The speaker, Dr Francis Burroughes, started by singing the first two verses of “Don’t put your daughter on the Stage, Mrs Worthington”, the title of his talk.
Dr Burroughes was a trained musician and conductor and he went on to talk about his life in producing and conducting local operatic societies. He talked of the hiring of costumes, the dressing rooms or lack of them in Yeovil, and regretted the passing of the wonderful titles of the past, illustrating his point with a historic recording of “An English Rose” by Sir Edward German, sung in 1927.
The speaker then moved on to Chipping Norton, where he founded the Operatic Society, which was distinct from the Dramatic Society, producing some competition in the town. He produced an operetta called “Veronique” He told the story of one production in the town hall, which had a live donkey in the cast, all went well at the rehearsals, but on the actual night the donkey would not leave the stage, and remained for the last duet. This led to headlines in the local paper saying “One more Donkey in the Council chamber” having a dig at the local councillors.
Another production was of “The Merry Widow” by Franz Lehar, with the famous song “Vilja”. All was going well with much anticipation for the well known number, when the local fire service decided to practise their sirens! However, we were rewarded with a wonderful 1932 recording of the song sung by Richard Tauber. Dr Burroughs moved on to Chard, where the whole civic team including the Mayor came to his production, but the interval drinks and nibbles proved too much for the Mayoress, who managed to fall into the orchestra pit!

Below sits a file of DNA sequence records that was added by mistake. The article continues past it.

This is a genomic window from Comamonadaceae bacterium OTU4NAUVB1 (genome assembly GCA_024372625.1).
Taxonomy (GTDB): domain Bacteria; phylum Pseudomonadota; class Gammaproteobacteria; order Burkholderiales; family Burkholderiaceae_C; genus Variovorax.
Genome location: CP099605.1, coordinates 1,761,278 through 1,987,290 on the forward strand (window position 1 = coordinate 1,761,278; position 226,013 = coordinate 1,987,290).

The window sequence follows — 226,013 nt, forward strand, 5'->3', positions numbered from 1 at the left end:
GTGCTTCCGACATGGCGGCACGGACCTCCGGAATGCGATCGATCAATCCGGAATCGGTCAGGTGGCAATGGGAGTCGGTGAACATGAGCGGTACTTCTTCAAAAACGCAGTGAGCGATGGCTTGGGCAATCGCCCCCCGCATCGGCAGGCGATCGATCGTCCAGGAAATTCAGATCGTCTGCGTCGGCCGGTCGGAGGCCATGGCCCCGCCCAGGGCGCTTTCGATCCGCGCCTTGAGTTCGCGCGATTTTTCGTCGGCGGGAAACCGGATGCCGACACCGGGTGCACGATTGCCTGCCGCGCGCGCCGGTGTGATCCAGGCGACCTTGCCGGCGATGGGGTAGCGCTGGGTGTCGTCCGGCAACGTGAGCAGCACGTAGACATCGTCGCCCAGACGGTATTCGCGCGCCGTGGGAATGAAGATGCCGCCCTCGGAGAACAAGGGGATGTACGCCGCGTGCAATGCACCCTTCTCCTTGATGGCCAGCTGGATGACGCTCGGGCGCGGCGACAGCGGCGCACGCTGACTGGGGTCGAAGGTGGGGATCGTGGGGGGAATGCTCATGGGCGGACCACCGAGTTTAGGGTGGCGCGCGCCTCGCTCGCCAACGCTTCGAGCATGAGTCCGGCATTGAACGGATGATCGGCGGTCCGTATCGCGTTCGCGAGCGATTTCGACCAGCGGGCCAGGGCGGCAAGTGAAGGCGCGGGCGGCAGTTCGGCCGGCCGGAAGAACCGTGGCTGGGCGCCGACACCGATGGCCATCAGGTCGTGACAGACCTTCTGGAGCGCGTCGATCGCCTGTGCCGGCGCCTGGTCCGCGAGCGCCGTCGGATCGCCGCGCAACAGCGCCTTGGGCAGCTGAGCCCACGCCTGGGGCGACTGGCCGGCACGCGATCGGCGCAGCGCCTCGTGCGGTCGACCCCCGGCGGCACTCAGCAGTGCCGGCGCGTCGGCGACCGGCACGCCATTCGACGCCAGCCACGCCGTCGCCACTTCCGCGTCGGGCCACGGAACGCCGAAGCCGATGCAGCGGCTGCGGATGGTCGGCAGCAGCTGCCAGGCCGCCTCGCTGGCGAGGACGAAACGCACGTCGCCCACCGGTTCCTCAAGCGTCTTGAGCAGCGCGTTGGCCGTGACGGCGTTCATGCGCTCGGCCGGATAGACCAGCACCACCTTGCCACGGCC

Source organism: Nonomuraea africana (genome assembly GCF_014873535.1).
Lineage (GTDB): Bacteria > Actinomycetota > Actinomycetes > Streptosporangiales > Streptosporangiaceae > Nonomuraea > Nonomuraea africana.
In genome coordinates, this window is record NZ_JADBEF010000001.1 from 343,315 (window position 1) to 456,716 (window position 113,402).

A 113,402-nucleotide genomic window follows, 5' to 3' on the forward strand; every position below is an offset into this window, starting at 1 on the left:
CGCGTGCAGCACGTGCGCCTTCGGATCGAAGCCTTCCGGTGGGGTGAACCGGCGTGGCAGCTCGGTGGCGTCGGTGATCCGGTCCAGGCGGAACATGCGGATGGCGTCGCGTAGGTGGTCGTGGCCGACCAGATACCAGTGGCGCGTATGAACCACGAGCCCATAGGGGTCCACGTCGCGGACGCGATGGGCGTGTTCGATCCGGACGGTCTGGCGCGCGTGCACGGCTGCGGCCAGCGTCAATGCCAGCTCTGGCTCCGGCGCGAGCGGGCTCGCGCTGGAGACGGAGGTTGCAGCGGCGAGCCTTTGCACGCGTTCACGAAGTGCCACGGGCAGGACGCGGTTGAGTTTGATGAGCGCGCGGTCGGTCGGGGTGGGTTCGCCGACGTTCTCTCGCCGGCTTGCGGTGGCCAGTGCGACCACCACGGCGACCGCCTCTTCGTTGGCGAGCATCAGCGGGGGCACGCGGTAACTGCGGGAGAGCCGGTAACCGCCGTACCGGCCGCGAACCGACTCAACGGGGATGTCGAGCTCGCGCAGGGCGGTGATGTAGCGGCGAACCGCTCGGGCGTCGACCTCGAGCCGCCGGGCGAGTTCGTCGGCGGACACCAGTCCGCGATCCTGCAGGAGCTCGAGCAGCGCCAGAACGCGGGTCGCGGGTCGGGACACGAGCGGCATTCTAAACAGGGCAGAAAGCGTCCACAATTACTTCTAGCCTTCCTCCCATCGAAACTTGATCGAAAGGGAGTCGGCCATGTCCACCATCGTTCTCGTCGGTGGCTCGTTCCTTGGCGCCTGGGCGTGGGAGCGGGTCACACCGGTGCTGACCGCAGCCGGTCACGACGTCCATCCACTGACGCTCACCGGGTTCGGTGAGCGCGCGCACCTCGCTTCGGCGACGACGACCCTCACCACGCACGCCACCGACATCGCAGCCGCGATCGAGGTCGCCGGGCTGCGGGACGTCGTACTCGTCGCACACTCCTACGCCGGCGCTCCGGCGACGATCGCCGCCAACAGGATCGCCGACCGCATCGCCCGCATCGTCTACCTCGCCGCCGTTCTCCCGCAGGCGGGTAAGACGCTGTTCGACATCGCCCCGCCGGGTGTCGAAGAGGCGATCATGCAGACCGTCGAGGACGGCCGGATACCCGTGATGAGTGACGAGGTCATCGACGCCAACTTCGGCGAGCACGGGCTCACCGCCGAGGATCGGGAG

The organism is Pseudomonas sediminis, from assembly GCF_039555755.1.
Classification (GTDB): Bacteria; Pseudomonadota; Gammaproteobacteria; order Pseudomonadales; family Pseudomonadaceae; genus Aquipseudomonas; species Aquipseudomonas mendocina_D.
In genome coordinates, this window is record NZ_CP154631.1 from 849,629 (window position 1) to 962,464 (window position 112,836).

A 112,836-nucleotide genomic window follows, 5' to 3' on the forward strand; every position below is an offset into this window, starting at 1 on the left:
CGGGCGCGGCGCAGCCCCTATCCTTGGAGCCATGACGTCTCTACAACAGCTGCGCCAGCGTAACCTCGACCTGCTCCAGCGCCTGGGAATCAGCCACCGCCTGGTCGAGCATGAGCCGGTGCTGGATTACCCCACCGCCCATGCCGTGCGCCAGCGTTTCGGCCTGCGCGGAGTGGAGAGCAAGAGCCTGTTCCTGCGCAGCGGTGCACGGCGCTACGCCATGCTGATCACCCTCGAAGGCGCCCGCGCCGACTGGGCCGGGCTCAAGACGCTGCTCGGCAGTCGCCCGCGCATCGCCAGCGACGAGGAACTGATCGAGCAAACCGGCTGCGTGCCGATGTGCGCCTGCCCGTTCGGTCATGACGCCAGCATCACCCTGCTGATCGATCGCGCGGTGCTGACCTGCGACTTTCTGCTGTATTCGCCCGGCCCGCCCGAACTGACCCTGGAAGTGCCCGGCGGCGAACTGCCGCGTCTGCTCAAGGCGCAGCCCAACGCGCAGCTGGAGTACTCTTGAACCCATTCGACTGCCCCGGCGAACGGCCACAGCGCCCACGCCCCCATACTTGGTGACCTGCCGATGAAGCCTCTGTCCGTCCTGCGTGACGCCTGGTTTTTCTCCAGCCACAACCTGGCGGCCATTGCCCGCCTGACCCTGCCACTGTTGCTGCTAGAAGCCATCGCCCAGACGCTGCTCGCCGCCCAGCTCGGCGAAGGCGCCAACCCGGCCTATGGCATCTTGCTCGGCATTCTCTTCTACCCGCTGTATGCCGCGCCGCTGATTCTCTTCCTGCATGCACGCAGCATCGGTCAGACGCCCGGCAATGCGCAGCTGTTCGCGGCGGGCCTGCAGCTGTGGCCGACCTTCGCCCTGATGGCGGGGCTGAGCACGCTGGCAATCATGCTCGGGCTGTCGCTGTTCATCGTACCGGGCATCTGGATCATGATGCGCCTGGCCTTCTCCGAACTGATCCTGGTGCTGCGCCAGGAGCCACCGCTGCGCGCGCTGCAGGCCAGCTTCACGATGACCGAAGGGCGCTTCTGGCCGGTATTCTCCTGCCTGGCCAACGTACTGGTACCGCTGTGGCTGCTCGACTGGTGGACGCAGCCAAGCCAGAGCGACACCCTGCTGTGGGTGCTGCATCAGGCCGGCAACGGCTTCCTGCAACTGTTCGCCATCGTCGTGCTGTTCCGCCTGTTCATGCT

In the tiny opera house in Bridport, Dr Burroughes produced “Perchance to Dream” by Ivor Novello, with the wonderful number “We’ll gather lilacs in the spring again”. This involved a great number of costume changes, and the leading man had a bright orange wig. There were various problems, culminating in the over production of cloud, by the props man pouring too much water on the dry ice, so that the singers could not be seen, the leading man flung off his wig into the orchestra pit in exasperation. However, we were rewarded again by a lovely rendition of “We’ll gather lilacs” sung by Ann Ziegler and Webster Booth.
The meeting was concluded by our chairman, Lady Mary Badge thanking Dr Burroughes for a very amusing and enjoyable talk.